The Tribeca Festival, a longtime mid-spring event whose 20th edition this year took place in June due to Covid-19 complications, will stick with the later timeframe in 2022.
Organizers announced the fest will run from June 8 to 19 next year. Through its first two decades, the festival had always been in April, occasionally stretching into May, and falling between SXSW and Cannes. After taking root as a film-focused event, the festival has become more multi-faceted, even dropping the word “film” from its official name as it has added other offerings.
Jane Rosenthal, CEO of festival parent Tribeca Enterprises, told Deadline the date change stemmed from positive takeaways from this year’s fest — but it may not be permanent. “We may well be back in April in 2023,” she said via email. “When the time comes to make that decision, we will base it on the current climate, health, safety and of course, what is best for our participants and audiences.”
The film programming team remains in place, but their efforts are now joined by those of interactive, podcast, video game and TV curators as the festival continues to redefine itself. “This exponential versatility of the festival programming is becoming a real strength and unique selling point for Tribeca both in the industry and among our audiences,” Rosenthal said.
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In 2020, Tribeca was an online affair, joining a coalition of fests that presented a YouTube gathering and a slate of screenings. By the spring of 2021, the Covid-19 situation had improved enough in New York that the festival was able to be the first major North American fest to host in-person events. Its opening and closing nights featured world premieres of In the Heights and a documentary about Dave Chappelle, both indoors, with the rest of the program unfolding outdoors.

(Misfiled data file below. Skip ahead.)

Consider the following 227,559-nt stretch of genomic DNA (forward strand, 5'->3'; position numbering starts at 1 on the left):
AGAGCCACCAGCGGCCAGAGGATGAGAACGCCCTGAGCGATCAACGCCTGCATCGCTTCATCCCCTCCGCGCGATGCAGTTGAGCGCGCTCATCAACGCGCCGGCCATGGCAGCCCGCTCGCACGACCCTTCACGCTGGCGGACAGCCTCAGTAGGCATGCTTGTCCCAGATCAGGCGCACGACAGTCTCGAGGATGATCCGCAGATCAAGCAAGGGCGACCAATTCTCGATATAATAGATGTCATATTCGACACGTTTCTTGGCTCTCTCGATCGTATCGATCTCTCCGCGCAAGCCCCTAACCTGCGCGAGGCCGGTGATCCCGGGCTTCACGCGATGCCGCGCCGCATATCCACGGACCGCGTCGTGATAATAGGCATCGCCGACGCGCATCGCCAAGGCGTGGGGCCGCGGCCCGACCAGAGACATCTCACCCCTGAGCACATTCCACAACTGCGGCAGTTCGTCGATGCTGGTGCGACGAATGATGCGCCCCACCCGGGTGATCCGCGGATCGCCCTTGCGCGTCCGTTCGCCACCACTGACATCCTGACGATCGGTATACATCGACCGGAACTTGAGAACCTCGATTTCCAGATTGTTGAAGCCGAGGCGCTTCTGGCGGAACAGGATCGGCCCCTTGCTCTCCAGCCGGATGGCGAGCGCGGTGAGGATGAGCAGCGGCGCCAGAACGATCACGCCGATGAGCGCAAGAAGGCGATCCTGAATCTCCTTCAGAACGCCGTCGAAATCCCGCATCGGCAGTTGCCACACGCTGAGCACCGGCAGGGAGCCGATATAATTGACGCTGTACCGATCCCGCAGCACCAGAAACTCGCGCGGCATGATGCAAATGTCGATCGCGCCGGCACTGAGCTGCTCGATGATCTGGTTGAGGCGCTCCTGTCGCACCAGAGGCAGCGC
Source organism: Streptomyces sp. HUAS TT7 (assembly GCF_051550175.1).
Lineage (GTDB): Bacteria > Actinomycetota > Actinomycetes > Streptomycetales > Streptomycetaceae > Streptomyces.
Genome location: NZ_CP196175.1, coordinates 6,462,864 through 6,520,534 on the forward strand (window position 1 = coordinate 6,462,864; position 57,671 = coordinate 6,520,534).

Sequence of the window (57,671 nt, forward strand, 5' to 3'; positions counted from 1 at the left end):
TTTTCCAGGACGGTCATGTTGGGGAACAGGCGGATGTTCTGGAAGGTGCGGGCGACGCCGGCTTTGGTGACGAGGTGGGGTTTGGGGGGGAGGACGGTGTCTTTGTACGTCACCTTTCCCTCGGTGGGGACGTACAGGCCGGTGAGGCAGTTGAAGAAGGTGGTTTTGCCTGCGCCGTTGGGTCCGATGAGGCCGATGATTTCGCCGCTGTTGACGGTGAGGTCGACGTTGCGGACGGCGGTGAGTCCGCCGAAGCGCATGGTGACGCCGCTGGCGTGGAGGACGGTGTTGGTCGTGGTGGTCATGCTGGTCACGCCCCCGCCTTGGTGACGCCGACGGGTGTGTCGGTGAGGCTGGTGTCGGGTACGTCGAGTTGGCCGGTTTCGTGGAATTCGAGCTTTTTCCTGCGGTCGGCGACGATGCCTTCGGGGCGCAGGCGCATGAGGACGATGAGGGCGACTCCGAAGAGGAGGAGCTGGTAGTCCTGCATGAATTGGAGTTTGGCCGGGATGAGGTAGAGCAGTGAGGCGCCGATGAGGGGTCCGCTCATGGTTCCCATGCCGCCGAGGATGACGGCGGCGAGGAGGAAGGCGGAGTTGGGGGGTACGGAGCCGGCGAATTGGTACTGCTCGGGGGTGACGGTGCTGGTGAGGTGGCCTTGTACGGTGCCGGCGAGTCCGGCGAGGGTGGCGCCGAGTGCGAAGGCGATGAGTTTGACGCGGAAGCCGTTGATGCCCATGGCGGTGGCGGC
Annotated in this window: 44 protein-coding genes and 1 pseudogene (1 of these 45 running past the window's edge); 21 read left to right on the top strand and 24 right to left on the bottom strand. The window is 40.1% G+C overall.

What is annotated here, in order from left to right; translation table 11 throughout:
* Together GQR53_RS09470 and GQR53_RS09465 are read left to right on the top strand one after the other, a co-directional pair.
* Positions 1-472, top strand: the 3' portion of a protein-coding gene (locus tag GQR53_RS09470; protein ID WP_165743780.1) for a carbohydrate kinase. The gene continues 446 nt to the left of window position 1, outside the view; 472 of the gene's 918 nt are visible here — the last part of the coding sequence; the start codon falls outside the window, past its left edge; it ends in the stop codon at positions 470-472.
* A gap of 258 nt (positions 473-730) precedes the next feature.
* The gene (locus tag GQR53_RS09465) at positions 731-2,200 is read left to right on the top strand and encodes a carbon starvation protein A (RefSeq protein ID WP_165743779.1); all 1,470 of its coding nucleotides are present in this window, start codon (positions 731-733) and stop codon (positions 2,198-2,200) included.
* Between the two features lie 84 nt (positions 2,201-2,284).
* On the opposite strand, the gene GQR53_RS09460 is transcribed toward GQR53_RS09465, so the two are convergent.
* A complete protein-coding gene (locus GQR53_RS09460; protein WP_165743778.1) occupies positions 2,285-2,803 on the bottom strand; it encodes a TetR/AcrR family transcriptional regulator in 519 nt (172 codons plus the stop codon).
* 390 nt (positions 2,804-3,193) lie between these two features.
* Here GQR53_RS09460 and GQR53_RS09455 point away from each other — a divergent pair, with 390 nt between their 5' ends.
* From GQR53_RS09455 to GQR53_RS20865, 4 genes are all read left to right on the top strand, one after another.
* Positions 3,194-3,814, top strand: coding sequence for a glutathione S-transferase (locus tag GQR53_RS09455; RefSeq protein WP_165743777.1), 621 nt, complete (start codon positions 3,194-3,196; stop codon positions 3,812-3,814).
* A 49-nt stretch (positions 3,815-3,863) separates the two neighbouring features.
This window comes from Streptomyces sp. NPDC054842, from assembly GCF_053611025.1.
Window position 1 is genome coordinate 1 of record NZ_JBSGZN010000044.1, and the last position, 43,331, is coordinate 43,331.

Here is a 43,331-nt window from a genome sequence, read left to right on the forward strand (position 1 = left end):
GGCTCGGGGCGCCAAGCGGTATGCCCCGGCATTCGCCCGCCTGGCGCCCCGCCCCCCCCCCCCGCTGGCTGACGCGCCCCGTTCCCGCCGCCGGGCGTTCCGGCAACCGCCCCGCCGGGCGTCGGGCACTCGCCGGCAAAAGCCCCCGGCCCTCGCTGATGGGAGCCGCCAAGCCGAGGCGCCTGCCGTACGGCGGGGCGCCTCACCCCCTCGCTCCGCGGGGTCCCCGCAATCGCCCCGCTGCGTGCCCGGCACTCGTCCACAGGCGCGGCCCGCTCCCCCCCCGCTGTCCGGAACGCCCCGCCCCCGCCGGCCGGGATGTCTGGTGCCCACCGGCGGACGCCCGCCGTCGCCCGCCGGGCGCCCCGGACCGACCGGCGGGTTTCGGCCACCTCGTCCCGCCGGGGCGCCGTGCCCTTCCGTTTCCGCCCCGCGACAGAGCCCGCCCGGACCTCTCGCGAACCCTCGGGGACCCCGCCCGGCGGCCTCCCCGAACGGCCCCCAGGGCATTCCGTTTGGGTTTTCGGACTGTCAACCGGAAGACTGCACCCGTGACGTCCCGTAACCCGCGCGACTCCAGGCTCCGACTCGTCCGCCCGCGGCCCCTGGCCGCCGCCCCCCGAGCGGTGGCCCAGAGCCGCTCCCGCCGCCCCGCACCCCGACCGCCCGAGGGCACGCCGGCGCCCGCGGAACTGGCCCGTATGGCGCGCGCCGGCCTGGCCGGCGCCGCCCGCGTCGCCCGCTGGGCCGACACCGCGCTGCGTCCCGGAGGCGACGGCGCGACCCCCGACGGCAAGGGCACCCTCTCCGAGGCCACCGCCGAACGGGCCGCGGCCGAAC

The June timing brought some new opportunities. June is Pride Month and also home to Puerto Rico Day and Juneteenth, all of which were reflected in programming choices. The amount of daylight and warmth is also considerably greater in June than it is in April. Rosenthal said the timing boosted participation from all New York boroughs, expanding community reach. “It is really something different from the April moment,” she said.
Festival Director and VP of Programming Cara Cusumano noted that submissions set a record in 2021, and there are no expectations for that level of interest to subside. “I can’t wait to be inspired again by what our indefatigable storytelling community creates as we embark on a new year of industry-wide rebuilding and reinvention,” she said.
James Murdoch’s Lupa Systems bought a majority stake in the festival’s parent, Tribeca Enterprises, in 2019.
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